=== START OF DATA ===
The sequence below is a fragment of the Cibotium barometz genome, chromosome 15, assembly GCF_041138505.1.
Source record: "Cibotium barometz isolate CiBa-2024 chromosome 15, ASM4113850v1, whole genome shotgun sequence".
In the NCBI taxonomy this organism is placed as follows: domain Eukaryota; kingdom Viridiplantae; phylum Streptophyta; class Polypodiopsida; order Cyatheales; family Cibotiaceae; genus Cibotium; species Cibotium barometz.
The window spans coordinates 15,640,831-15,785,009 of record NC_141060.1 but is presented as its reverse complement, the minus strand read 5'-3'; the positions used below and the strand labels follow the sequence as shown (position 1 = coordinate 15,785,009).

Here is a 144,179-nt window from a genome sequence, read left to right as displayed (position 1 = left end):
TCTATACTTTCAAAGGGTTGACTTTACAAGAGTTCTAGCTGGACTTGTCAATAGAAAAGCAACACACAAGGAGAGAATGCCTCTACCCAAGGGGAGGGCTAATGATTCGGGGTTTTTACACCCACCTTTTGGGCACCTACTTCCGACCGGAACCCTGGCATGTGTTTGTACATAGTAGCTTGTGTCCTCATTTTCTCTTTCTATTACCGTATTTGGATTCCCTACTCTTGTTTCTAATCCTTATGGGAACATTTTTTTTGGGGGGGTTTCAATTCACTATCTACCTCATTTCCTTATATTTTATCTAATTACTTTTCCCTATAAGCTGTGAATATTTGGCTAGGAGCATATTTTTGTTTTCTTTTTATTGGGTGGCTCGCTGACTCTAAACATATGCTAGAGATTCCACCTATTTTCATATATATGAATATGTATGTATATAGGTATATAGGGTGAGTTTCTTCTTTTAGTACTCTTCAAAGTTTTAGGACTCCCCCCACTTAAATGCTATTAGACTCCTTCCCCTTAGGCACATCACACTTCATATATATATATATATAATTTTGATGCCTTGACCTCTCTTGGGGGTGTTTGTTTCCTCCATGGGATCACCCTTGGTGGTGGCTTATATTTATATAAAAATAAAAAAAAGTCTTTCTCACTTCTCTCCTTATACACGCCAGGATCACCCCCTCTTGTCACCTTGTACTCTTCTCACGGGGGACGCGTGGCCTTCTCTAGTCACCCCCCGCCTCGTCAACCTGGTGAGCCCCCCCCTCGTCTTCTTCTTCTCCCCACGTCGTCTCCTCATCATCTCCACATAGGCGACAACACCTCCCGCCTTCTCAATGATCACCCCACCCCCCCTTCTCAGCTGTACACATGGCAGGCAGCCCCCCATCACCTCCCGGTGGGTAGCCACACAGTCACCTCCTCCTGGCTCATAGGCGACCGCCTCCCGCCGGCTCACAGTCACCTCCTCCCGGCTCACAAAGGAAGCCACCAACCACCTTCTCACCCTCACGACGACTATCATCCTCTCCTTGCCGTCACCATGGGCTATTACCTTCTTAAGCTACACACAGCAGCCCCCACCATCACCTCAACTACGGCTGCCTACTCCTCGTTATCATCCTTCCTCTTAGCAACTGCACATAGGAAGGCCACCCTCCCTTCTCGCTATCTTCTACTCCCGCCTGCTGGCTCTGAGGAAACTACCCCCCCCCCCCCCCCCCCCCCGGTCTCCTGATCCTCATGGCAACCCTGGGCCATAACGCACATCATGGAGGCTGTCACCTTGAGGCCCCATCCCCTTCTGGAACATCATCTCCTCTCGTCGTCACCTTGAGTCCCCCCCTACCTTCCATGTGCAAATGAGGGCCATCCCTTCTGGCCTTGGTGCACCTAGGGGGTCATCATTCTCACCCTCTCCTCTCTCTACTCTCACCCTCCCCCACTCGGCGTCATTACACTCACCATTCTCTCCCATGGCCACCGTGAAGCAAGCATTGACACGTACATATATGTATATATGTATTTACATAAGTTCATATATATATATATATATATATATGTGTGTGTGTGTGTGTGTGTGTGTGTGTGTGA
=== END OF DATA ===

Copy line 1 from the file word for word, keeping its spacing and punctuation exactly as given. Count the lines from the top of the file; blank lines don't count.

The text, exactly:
The sequence below is a fragment of the Cibotium barometz genome, chromosome 15, assembly GCF_041138505.1.